To that end, Schröder said that some of the biggest things the coaching staff emphasized in practice was having “unselfishness without the ball” in Game 5.
“Make the cut for somebody else to get open,” Schröder said, giving an example.
If the Lakers can’t suddenly figure out a way to become a good team without James and Davis on the floor, however, then it seems like a safe bet James will play more. How much more is the question.
Will Kentavious Caldwell-Pope return?
Caldwell-Pope was a game-time decision for Game 4, ultimately sitting out with his left knee contusion. He is being listed as questionable for this one with the same injury. In some rare positive health news for the Lakers, though, he says he’s feeling better.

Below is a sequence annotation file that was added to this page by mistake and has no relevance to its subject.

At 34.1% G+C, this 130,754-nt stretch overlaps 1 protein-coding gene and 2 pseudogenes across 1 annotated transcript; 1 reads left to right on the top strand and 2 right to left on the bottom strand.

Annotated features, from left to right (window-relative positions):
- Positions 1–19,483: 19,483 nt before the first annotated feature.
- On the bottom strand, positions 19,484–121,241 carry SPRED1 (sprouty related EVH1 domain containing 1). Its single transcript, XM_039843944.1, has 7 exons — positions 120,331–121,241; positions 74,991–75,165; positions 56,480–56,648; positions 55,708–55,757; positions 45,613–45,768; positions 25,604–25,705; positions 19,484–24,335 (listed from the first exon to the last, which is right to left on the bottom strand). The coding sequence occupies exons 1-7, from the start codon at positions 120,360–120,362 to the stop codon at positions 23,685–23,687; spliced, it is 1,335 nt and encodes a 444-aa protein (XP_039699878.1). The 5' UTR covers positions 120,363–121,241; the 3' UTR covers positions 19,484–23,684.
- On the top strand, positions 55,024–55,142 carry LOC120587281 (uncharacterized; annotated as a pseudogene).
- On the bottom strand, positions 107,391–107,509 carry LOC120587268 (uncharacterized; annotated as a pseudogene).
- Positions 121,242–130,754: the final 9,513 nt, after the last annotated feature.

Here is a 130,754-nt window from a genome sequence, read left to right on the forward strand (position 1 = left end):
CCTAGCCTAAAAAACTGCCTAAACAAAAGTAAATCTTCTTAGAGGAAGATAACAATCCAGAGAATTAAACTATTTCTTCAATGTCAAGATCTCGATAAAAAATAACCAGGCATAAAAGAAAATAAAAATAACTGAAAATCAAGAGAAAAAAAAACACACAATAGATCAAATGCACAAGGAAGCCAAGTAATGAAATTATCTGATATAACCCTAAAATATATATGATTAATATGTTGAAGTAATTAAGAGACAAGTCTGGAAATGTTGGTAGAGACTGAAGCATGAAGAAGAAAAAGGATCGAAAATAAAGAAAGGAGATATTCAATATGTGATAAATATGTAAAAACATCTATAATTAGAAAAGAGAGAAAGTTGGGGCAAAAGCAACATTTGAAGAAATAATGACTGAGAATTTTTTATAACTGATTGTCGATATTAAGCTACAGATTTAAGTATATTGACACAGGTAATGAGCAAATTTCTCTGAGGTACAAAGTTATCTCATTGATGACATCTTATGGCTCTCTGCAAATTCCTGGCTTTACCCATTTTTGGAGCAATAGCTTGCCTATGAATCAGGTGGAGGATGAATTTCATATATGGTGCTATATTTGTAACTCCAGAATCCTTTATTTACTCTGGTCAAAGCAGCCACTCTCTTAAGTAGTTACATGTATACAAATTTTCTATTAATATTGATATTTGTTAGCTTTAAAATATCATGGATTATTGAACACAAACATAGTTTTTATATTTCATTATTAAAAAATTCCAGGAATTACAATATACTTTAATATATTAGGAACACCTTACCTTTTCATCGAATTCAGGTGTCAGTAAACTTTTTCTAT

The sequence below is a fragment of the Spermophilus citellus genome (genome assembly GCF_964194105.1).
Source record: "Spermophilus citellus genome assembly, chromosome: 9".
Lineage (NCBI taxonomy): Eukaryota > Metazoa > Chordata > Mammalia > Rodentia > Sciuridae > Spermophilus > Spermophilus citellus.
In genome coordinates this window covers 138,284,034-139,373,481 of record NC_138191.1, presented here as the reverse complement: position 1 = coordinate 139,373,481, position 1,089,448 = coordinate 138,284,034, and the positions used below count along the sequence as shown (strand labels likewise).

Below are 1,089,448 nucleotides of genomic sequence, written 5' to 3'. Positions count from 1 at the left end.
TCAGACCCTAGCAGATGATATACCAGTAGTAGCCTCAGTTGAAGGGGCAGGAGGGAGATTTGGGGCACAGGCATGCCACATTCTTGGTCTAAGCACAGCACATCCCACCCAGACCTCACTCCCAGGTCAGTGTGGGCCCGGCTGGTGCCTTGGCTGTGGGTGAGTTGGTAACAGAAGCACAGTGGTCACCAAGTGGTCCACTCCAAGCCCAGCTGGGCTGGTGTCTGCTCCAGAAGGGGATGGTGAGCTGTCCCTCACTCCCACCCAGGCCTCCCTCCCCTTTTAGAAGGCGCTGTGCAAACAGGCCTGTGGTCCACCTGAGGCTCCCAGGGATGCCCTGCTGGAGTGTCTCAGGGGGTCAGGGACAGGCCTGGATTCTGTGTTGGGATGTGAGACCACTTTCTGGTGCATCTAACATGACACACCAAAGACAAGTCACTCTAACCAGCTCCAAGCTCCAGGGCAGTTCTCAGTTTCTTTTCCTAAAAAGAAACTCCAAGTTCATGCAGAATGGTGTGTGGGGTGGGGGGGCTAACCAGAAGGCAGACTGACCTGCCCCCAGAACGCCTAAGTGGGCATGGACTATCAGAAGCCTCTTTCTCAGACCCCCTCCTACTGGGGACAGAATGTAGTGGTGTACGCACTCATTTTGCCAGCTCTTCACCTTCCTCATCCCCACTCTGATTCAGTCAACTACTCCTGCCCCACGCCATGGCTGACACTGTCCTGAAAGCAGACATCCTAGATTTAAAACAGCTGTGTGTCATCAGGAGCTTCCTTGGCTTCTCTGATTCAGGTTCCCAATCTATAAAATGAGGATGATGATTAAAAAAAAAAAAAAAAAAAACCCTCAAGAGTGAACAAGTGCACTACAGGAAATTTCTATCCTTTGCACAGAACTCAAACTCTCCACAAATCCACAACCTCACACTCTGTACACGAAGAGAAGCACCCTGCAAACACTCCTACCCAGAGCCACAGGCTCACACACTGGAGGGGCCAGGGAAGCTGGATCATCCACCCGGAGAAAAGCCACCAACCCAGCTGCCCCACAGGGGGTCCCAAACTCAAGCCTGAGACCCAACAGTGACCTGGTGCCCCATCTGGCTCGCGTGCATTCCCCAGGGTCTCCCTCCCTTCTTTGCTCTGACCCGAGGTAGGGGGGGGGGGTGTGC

“I’m fine,” Caldwell-Pope said. “I wanted to play, man, it was just 50/50. Felt a little soreness in my knee, so I kind of called it.”
Caldwell-Pope was able to get a light workout in at the team’s Monday practice without discomfort, however.
“I felt fine. No pain,” Caldwell-Pope said. “So we’ve just got to see. I’m still day-to-day. I feel soreness here and there, but we’ll see. I felt good when I woke up.”
As long as that’s the case tomorrow, it’s probably a good bet he’ll play in Game 5.
What else do we need to know ahead of this one?
The Lakers and Suns will tip off at 7 p.m. in Phoenix on Tuesday. The game will be televised nationally on TNT, and locally on Spectrum SportsNet.
For more Lakers talk, subscribe to the Silver Screen and Roll podcast feed on iTunes, Spotify, Stitcher or Google Podcasts. You can follow Harrison on Twitter at @hmfaigen.